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MCH2091 : Collaborating in Digital Cultures (Inactive)

  • Inactive for Year: 2022/23
  • Module Leader(s): Dr Nick Rush-Cooper
  • Lecturer: Professor Richard Clay, Dr Tom Schofield
  • Owning School: Arts & Cultures
  • Teaching Location: Newcastle City Campus
Semester 2 Credit Value: 20
ECTS Credits: 10.0


1. To develop students’ skills in collaborative group work that enables the development of digital
software and/or hardware outputs that address challenges requiring integrated technical,
social, and cultural solutions
2. To develop students’ ability to compare and evaluate methods and working practices (and
underpinning theories) used in such collaborative work
3. To promote and develop scholarly, practical, and creative strategies for self-supported and peer-reliant

Outline Of Syllabus

The module will introduce students to theories, methods, and working practices that help them to work in small teams to understand and collaboratively address challenges in ways that involve the development of software and/or hardware outputs. Students will be introduced to problem finding tools, idea generation tools, and idea testing tools, as well as to examples of digital outputs that demonstrably address challenges, and to methods that help teams to work well together.

At the start of the module, students will be presented with a range of briefs that have been developed in consultation with organisations operating in the private, public, charity, and voluntary sectors. Each brief will outline real-world challenges faced by an organisation that could be addressed at least in part by developing new software and/or hardware. Students will form small project groups to address one brief, refining their understanding of the issues at stake, and developing prototype digital outputs.

Each project group will include 4 – 6 students at least 2 members of each group will have technical skills in basic software and hardware development.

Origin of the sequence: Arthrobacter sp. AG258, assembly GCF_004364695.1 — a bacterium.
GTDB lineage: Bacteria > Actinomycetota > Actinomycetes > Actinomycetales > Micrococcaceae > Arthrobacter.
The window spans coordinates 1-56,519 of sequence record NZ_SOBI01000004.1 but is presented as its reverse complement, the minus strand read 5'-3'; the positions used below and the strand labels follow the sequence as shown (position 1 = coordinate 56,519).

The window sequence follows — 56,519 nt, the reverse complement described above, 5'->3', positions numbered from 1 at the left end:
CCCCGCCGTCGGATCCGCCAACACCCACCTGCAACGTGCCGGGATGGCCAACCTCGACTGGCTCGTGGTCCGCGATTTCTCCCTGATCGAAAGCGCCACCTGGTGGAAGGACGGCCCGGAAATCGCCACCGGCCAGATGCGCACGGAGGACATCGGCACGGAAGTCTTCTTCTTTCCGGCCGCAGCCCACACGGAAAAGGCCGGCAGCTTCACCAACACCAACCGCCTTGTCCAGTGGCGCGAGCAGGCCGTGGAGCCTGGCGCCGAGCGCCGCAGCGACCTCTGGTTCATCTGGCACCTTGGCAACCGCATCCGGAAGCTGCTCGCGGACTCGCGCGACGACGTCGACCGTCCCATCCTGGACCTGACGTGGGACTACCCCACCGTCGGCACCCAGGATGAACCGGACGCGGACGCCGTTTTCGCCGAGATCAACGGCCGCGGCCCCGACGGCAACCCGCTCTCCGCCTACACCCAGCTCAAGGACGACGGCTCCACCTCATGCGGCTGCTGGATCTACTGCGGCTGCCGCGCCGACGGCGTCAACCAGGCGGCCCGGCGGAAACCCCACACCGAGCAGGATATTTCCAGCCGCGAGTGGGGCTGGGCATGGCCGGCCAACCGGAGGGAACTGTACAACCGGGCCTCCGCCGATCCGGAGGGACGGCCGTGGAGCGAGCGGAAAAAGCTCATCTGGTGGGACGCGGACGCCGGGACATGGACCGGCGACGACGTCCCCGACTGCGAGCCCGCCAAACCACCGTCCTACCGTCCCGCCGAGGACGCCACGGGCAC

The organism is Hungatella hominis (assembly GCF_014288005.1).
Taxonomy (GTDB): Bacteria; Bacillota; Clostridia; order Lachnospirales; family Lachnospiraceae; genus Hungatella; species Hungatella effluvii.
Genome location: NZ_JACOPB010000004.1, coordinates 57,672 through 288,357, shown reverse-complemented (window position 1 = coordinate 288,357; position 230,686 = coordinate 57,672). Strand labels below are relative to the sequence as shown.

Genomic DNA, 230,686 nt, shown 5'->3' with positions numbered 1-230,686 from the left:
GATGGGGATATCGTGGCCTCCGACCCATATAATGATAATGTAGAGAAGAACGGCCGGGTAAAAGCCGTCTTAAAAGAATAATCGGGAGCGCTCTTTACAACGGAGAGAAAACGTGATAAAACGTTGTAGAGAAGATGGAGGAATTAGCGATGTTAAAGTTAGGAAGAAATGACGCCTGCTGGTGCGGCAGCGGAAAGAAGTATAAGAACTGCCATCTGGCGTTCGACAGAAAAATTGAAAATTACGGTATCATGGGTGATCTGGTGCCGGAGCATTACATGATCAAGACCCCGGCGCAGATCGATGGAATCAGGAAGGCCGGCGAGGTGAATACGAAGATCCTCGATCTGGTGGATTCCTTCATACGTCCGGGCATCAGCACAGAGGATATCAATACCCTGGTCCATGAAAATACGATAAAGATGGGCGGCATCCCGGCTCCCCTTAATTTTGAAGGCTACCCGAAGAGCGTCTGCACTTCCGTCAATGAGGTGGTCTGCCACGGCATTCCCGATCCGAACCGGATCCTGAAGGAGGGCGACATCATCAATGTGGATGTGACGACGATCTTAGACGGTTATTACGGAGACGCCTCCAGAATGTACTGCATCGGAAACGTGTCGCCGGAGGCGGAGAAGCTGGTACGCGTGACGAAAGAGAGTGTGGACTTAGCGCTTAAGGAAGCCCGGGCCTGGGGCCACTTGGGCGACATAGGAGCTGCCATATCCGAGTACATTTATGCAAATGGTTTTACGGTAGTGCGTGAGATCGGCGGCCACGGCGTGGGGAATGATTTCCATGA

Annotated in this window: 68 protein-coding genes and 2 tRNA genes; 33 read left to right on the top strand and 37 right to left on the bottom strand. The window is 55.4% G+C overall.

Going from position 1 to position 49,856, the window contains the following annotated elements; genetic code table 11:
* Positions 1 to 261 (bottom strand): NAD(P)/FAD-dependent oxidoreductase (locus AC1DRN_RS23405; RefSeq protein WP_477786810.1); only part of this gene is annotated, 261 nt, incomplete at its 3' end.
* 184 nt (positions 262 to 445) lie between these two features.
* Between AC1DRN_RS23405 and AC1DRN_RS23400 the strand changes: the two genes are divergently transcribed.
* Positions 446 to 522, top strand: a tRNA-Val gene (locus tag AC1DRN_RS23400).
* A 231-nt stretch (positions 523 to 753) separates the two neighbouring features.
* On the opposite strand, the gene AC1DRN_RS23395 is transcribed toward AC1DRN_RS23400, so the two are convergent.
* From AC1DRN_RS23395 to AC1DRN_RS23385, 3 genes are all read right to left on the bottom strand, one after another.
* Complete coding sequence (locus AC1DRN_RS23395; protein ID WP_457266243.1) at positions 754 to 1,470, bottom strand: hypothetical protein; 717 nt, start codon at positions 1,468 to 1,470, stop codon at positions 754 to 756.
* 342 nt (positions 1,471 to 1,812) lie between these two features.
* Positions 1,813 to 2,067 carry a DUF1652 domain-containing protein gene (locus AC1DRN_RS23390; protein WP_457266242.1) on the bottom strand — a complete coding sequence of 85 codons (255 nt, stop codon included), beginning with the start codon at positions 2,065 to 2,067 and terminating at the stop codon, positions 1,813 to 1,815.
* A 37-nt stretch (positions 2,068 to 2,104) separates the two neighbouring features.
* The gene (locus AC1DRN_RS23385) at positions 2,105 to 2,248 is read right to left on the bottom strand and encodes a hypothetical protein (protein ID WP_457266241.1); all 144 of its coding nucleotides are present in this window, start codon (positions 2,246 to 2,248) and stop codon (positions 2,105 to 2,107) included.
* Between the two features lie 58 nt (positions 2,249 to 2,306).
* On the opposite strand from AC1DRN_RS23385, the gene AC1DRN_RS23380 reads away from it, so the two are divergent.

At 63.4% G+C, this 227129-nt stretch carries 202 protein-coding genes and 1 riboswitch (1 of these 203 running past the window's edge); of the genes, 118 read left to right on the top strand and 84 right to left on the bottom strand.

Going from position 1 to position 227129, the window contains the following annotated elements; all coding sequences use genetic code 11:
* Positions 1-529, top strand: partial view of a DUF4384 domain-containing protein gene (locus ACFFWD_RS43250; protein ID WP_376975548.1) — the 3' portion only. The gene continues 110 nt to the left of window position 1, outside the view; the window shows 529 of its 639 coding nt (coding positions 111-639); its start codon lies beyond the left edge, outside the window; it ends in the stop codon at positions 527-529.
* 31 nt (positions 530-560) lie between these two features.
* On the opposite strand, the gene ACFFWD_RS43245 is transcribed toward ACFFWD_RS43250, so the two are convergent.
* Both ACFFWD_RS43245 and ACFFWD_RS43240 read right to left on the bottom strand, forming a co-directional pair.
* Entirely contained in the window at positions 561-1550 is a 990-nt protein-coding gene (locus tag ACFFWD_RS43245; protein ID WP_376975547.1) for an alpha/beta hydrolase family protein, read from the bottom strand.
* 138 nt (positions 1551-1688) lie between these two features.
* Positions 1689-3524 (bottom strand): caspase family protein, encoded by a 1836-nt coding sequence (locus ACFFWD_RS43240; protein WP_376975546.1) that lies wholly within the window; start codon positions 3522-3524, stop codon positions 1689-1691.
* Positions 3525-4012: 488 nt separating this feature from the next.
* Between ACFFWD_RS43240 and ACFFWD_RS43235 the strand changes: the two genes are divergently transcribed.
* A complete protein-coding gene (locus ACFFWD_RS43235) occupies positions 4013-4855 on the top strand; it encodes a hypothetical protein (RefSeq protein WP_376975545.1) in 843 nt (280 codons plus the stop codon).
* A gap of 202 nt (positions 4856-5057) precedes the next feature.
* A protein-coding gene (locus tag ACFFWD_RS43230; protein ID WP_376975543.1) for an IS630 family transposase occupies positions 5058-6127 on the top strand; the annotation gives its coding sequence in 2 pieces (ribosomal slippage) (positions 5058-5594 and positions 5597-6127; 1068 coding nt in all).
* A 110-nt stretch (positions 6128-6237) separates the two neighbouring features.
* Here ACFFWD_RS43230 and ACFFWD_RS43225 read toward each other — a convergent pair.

Each project group will collaboratively build an increasingly sophisticated and shared understanding of the real-world challenges presented in their brief. Generating and testing their ideas iteratively, teams will work through processes of rapid prototyping and testing (accompanied by desk based research) towards the completion of a tested prototype software and/or hardware output that addressed the challenges.

The focus of the learning is on the project process, the application of relevant theories and concepts, the use of relevant skills and techniques, and critical reflection on that process. At the end of the module teams will give a group presentation to the rest of the cohort, demonstrating any prototypes, explaining how it was developed to address issues raised by their brief, outlining the challenges that they faced and their work to overcomes them, a critical reflection on the context of their projects and anticipate would need to be addressed if their output were to be rolled out into the ‘real-world’.

Teaching Methods

Teaching Activities
Category Activity Number Length Student Hours Comment
Scheduled Learning And Teaching ActivitiesLecture61:006:00N/A
Scheduled Learning And Teaching ActivitiesSmall group teaching62:0012:00N/A
Scheduled Learning And Teaching ActivitiesWorkshops92:0018:00N/A
Guided Independent StudyProject work1164:00164:00N/A
Teaching Rationale And Relationship